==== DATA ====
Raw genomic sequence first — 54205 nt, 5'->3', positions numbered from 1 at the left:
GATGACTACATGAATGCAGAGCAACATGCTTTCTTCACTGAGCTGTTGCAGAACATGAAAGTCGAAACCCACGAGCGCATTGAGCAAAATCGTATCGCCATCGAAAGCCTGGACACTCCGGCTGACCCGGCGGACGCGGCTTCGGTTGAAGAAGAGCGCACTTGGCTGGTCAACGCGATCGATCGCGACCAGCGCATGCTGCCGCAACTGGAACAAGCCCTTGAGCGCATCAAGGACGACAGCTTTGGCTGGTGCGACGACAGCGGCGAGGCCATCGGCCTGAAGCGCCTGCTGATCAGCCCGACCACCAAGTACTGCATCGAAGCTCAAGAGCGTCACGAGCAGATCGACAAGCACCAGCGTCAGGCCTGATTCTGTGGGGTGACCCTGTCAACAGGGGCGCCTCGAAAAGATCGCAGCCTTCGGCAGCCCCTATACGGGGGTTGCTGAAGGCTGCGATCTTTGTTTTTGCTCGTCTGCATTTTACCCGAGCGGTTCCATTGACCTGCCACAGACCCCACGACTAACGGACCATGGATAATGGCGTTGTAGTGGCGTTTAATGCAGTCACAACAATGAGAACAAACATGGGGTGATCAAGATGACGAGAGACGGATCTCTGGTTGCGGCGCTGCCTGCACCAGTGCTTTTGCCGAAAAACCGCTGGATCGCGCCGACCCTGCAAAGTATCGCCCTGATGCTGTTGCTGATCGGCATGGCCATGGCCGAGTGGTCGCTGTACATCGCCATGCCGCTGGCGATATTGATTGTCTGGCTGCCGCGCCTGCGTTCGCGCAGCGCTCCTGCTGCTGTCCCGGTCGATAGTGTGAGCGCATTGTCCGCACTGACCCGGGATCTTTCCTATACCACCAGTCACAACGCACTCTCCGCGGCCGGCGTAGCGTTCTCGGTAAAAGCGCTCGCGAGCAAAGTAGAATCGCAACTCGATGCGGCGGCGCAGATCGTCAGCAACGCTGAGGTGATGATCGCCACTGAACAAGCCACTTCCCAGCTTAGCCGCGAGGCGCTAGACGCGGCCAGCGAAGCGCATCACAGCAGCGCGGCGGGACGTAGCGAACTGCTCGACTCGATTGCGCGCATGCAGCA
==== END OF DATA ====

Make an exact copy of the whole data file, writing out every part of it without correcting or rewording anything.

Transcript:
Raw genomic sequence first — 54205 nt, 5'->3', positions numbered from 1 at the left:
GATGACTACATGAATGCAGAGCAACATGCTTTCTTCACTGAGCTGTTGCAGAACATGAAAGTCGAAACCCACGAGCGCATTGAGCAAAATCGTATCGCCATCGAAAGCCTGGACACTCCGGCTGACCCGGCGGACGCGGCTTCGGTTGAAGAAGAGCGCACTTGGCTGGTCAACGCGATCGATCGCGACCAGCGCATGCTGCCGCAACTGGAACAAGCCCTTGAGCGCATCAAGGACGACAGCTTTGGCTGGTGCGACGACAGCGGCGAGGCCATCGGCCTGAAGCGCCTGCTGATCAGCCCGACCACCAAGTACTGCATCGAAGCTCAAGAGCGTCACGAGCAGATCGACAAGCACCAGCGTCAGGCCTGATTCTGTGGGGTGACCCTGTCAACAGGGGCGCCTCGAAAAGATCGCAGCCTTCGGCAGCCCCTATACGGGGGTTGCTGAAGGCTGCGATCTTTGTTTTTGCTCGTCTGCATTTTACCCGAGCGGTTCCATTGACCTGCCACAGACCCCACGACTAACGGACCATGGATAATGGCGTTGTAGTGGCGTTTAATGCAGTCACAACAATGAGAACAAACATGGGGTGATCAAGATGACGAGAGACGGATCTCTGGTTGCGGCGCTGCCTGCACCAGTGCTTTTGCCGAAAAACCGCTGGATCGCGCCGACCCTGCAAAGTATCGCCCTGATGCTGTTGCTGATCGGCATGGCCATGGCCGAGTGGTCGCTGTACATCGCCATGCCGCTGGCGATATTGATTGTCTGGCTGCCGCGCCTGCGTTCGCGCAGCGCTCCTGCTGCTGTCCCGGTCGATAGTGTGAGCGCATTGTCCGCACTGACCCGGGATCTTTCCTATACCACCAGTCACAACGCACTCTCCGCGGCCGGCGTAGCGTTCTCGGTAAAAGCGCTCGCGAGCAAAGTAGAATCGCAACTCGATGCGGCGGCGCAGATCGTCAGCAACGCTGAGGTGATGATCGCCACTGAACAAGCCACTTCCCAGCTTAGCCGCGAGGCGCTAGACGCGGCCAGCGAAGCGCATCACAGCAGCGCGGCGGGACGTAGCGAACTGCTCGACTCGATTGCGCGCATGCAGCA